NS Sandboxes Bootcamp Fosters Creativity, Innovation for Entrepreneurs

Story by: Allison Kincade, Dalhousie University, Faculty of Computer Science

Not your average summer camp

For the second year in a row, ShiftKey Labs—the Dal-hosted innovation sandbox in the Goldberg Computer Science Building—co-designed and delivered a province-wide bootcamp for budding entrepreneurs, the Creativity and Innovation Bootcamp.

Twelve Dalhousie students worked alongside forty-six others hailing from 7 universities and 6 other sandboxes, to tackle one central issue facing Nova Scotian communities today: How might people who live in Nova Scotia reduce the amount of plastic and paper that ends up in the landfill?

Premier Stephen McNeil stopped by to see the innovation in action, giving a few words of support and encouragement for all involved.

Collaboration is key

The aim of the bootcamp was to help students discover more about their own ability to create unique and impactful responses to real-world challenges, with design-thinking – or human-centered design – at its core.

Last year, teams competed for finalist positions over the course of three months. This year, the human-centered approach saw students also divided into smaller groups, but with the intent of splitting up across the multidisciplinary fields of study with the final objective of advancing stronger student connections within the cohort, and showcasing the real value that comes from collaborating within a diverse group of individuals.

“After last year’s Bootcamp, we felt that the best way to harness the collaborative potential of the entire cohort would be to remove the competitive project ‘pitch’ where the ‘best’ team would win the prize money,” says Grant Wells, manager of ShiftKey Labs.

“I feel that the solutions generated were of a much higher quality, as teams maximized their learning without the barriers to collaboration.”

Master of Applied Computer Science Student and ShiftKey Labs student participant, Shilpa Singh, was pleasantly surprised by the diverse culture backgrounds and fields of study that her peers brought to the bootcamp. “It was great exposure for me; I got a chance to really expand my network,” she says.

Design-thinking and problem solving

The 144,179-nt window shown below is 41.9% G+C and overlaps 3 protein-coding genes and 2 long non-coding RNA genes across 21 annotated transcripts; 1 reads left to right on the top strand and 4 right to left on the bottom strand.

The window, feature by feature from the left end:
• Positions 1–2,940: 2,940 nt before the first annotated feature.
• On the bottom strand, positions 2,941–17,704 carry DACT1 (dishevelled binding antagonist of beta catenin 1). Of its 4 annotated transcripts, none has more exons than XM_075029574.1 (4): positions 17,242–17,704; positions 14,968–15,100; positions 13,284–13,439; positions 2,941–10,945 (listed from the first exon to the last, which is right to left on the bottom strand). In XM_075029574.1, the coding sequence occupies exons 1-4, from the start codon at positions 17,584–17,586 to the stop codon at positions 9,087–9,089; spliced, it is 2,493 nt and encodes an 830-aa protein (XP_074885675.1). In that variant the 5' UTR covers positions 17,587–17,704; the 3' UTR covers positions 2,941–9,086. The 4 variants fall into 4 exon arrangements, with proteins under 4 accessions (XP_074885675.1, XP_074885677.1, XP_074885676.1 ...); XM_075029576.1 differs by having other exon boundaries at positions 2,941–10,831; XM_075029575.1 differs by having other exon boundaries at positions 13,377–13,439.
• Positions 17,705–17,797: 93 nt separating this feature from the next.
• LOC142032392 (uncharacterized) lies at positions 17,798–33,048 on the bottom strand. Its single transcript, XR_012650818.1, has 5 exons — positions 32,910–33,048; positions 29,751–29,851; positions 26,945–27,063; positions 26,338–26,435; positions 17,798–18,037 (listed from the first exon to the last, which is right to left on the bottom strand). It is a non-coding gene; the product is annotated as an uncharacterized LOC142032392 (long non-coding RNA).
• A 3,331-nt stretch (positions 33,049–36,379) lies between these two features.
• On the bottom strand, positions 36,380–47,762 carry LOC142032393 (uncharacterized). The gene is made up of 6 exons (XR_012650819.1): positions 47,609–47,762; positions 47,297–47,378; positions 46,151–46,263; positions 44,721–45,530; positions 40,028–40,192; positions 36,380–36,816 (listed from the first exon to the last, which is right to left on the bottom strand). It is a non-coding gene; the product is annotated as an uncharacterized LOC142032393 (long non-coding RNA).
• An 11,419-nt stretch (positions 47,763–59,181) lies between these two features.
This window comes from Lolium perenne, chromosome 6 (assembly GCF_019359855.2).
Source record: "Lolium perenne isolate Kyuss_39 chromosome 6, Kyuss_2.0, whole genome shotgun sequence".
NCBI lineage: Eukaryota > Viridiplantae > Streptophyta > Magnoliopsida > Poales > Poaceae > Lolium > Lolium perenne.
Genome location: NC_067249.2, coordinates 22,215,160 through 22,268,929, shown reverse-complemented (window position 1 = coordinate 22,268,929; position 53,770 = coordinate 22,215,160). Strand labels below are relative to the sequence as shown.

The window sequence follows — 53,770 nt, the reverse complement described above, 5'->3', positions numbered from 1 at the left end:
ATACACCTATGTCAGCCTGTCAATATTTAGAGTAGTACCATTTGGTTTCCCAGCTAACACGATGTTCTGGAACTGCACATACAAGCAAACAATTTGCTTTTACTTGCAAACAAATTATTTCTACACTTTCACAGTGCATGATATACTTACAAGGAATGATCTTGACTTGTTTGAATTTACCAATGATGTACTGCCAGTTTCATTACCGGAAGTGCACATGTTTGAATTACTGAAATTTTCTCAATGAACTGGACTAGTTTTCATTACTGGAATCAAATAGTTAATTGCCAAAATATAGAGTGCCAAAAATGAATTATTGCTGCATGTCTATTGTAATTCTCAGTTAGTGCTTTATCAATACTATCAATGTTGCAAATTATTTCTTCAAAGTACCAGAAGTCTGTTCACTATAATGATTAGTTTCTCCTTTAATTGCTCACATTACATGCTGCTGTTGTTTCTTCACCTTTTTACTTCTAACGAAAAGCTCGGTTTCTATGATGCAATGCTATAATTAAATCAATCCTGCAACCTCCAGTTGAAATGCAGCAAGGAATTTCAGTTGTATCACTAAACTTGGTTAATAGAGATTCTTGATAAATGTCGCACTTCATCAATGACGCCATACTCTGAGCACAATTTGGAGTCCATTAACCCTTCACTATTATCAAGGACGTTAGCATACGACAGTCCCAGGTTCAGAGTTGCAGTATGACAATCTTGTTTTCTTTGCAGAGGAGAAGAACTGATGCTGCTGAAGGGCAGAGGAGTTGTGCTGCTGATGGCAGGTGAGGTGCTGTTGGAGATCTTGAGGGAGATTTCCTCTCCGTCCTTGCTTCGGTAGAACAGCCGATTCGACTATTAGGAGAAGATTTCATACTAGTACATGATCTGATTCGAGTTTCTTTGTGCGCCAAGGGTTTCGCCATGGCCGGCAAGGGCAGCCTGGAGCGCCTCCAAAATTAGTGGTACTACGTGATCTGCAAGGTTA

The issue at hand was an easy one to get students to buy into. The topic of recycling and reducing contamination of items to be recycled is constantly trending across disciplines – and has an impact on every citizen.

To help tackle the problem at hand, students spent their two weeks immersed in interactive workshops and learning the process, alongside time for independent experimentation. Students were equipped with a handful of approaches to problem solving and practiced new tools for testing and solving ideas.

When asked to reflect on their experience, most students highlight the lessons they learned in brainstorming, noting that their perception on how to approach it has been flipped on its head.

“This was a major life lesson for me on a new way of brainstorming,” Singh says. “Just by using simple techniques like writing your ideas on sticky notes, drawing stick figures to explain the solution, and following the whole procedure of human design thinking, I learned a completely new way of looking at a problem and finding the solution from people’s perspective.”

Students were also encouraged to actually get outside to observe people’s behaviours and talk to them about what they were thinking. “The whole program was conducted in a way where we came up with a solution to a problem, without even realizing we were working on it the whole time!” Singh adds. “This was really a once in a lifetime experience for me.”

Students went from having little to no understanding of what design-thinking even meant to having enough confidence to work individually, in small groups, and a mash-up of groups – to develop ideas that led to solution-driven early prototypes that could impact our society.

“Next year, we will continue to evolve the program and improve upon its success,” says Wells. “I would like even more Dal students to experience this amazing opportunity, take advantage of the variety of skills development programs offered at ShiftKey Labs, and the network of provincial sandboxes.”

Asked what he feels the main value in activities like this is, Wells remarks, “Ultimately, it can be life changing for a student to join our open and welcome community. No matter what, it will further enhance their overall academic experience here at Dalhousie.”

App-solutely memorable: Halifax students making tool for those with dementia to access family photos, messages

By: Kashmala Fida For Metro Published on Mon Aug 07 2017

A new Siri-like application to help seniors with dementia or memory loss is in the works thanks to a group of current and former Dalhousie University students.

MyMem is the brainchild of graduate Eric Fisher, and current Masters of Applied Computer Science program students Harish Gopinath, Arun Athisamy, and Aishwarya Ravichandran, who have been working on the app since March.